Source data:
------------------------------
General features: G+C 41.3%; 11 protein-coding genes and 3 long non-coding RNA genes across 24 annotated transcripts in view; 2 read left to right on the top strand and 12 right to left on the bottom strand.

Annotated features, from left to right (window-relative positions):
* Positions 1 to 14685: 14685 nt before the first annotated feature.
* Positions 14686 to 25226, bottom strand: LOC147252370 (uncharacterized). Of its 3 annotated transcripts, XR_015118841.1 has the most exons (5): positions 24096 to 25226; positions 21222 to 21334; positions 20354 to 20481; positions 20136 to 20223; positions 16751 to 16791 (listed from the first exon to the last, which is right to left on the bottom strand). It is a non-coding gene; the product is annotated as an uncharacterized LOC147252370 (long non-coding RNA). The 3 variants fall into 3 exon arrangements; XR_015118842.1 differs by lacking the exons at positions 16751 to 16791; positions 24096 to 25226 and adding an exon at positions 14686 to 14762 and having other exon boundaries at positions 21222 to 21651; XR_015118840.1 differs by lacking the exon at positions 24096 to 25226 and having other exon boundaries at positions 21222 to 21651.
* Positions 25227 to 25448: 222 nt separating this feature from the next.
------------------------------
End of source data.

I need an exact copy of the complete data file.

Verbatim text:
General features: G+C 41.3%; 11 protein-coding genes and 3 long non-coding RNA genes across 24 annotated transcripts in view; 2 read left to right on the top strand and 12 right to left on the bottom strand.

Annotated features, from left to right (window-relative positions):
* Positions 1 to 14685: 14685 nt before the first annotated feature.
* Positions 14686 to 25226, bottom strand: LOC147252370 (uncharacterized). Of its 3 annotated transcripts, XR_015118841.1 has the most exons (5): positions 24096 to 25226; positions 21222 to 21334; positions 20354 to 20481; positions 20136 to 20223; positions 16751 to 16791 (listed from the first exon to the last, which is right to left on the bottom strand). It is a non-coding gene; the product is annotated as an uncharacterized LOC147252370 (long non-coding RNA). The 3 variants fall into 3 exon arrangements; XR_015118842.1 differs by lacking the exons at positions 16751 to 16791; positions 24096 to 25226 and adding an exon at positions 14686 to 14762 and having other exon boundaries at positions 21222 to 21651; XR_015118840.1 differs by lacking the exon at positions 24096 to 25226 and having other exon boundaries at positions 21222 to 21651.
* Positions 25227 to 25448: 222 nt separating this feature from the next.